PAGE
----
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Should Courts Enforce Credit Contracts Strictly?* 


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    A preliminary version of this paper was co-authored by Davide Iacovoni, whose contribution is gratefully acknowledged. The paper has greatly benefited from very helpful comments and suggestions by Antonio Ciccone, David de Meza, Alberto Niccoli and an anonymous referee of this Journal. Helpful discussions with Piero Alessandrini, Maria Rosaria Carillo, Pino Marotta, Luca Papi, Emma Sarno and Domenico Scalera are also gratefully acknowledged. All the opinions and mistakes are, of course, sole responsibility of the author. The research benefited from financial support from the Italian Ministry for Higher Education and Research (MIUR).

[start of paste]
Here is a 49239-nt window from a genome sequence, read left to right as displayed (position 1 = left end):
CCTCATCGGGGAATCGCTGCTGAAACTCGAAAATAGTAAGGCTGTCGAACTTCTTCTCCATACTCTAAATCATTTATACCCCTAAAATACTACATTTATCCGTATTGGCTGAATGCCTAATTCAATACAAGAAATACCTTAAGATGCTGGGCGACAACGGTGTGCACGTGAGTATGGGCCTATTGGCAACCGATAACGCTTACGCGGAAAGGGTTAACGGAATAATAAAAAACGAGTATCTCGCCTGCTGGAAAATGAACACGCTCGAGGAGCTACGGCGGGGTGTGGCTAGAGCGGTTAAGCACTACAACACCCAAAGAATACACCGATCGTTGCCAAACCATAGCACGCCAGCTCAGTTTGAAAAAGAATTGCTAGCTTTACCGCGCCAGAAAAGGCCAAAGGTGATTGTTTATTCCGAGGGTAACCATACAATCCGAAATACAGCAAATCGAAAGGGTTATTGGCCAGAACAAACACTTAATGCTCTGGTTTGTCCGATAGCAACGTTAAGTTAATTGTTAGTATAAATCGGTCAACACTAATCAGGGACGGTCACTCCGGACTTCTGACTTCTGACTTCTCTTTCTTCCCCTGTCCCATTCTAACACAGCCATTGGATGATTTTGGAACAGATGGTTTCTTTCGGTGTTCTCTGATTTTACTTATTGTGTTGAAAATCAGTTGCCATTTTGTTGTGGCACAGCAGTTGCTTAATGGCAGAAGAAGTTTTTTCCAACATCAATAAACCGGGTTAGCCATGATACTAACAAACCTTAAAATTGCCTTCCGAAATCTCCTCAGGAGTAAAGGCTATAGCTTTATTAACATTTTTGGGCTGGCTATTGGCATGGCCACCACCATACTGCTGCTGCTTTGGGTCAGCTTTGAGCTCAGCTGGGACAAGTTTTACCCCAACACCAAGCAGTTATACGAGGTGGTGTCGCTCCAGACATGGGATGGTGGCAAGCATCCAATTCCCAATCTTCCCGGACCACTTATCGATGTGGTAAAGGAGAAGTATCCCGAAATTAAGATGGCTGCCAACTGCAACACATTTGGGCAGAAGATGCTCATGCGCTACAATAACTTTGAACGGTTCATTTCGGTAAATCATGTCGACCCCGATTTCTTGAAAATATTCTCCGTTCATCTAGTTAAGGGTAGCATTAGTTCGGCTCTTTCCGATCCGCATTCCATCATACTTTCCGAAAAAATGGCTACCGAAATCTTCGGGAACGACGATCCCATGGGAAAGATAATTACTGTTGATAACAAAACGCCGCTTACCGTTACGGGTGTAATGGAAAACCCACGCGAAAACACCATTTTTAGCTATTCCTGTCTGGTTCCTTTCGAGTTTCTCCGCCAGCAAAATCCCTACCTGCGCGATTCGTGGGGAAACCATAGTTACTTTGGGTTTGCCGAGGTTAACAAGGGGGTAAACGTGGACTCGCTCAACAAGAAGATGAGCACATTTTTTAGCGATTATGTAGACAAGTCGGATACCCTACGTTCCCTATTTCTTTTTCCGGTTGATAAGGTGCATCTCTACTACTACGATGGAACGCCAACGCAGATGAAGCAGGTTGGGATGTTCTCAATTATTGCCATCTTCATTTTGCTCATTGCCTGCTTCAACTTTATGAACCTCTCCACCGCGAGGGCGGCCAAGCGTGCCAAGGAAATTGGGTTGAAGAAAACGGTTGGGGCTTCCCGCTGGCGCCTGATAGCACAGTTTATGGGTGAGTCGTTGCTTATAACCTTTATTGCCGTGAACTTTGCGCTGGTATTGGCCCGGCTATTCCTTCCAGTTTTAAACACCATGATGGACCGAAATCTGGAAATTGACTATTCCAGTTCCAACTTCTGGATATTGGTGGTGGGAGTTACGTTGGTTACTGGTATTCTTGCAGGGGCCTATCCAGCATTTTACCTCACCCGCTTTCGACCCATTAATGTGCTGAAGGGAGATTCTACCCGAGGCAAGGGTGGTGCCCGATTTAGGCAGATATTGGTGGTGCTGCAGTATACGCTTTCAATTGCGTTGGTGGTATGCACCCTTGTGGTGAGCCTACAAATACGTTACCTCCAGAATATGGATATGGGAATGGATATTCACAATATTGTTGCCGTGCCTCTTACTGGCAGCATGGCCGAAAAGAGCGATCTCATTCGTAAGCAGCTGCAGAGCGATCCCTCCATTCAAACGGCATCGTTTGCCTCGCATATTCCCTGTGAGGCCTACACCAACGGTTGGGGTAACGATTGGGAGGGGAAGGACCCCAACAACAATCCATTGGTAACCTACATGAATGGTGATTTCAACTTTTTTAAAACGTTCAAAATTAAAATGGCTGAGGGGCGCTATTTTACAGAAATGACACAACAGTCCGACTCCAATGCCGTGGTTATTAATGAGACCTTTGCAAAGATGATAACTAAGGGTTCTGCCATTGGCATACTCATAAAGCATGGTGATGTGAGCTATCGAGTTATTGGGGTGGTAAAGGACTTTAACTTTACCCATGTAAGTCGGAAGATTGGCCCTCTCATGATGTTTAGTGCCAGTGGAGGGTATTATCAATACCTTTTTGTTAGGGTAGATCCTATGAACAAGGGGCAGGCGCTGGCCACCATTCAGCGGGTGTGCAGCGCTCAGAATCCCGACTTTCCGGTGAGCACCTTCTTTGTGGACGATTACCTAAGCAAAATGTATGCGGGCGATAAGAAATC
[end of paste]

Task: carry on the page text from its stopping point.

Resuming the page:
The intimate linkages between law and finance are currently the centre of wide-ranging empirical investigations. This article presents a simple banking model with information asymmetries concerning borrowers’ entrepreneurial talent. It is shown that improvements in the enforcement of contract by courts reduce agency problems but can also reduce the bank's incentive to screen borrowers adequately, thus worsening credit allocation. A stricter enforcement of credit contracts, therefore, may be socially harmful even if costlessly achieved. Improvements in accounting standards, however, always make bank screening of borrowers less costly and improve credit allocation and social welfare.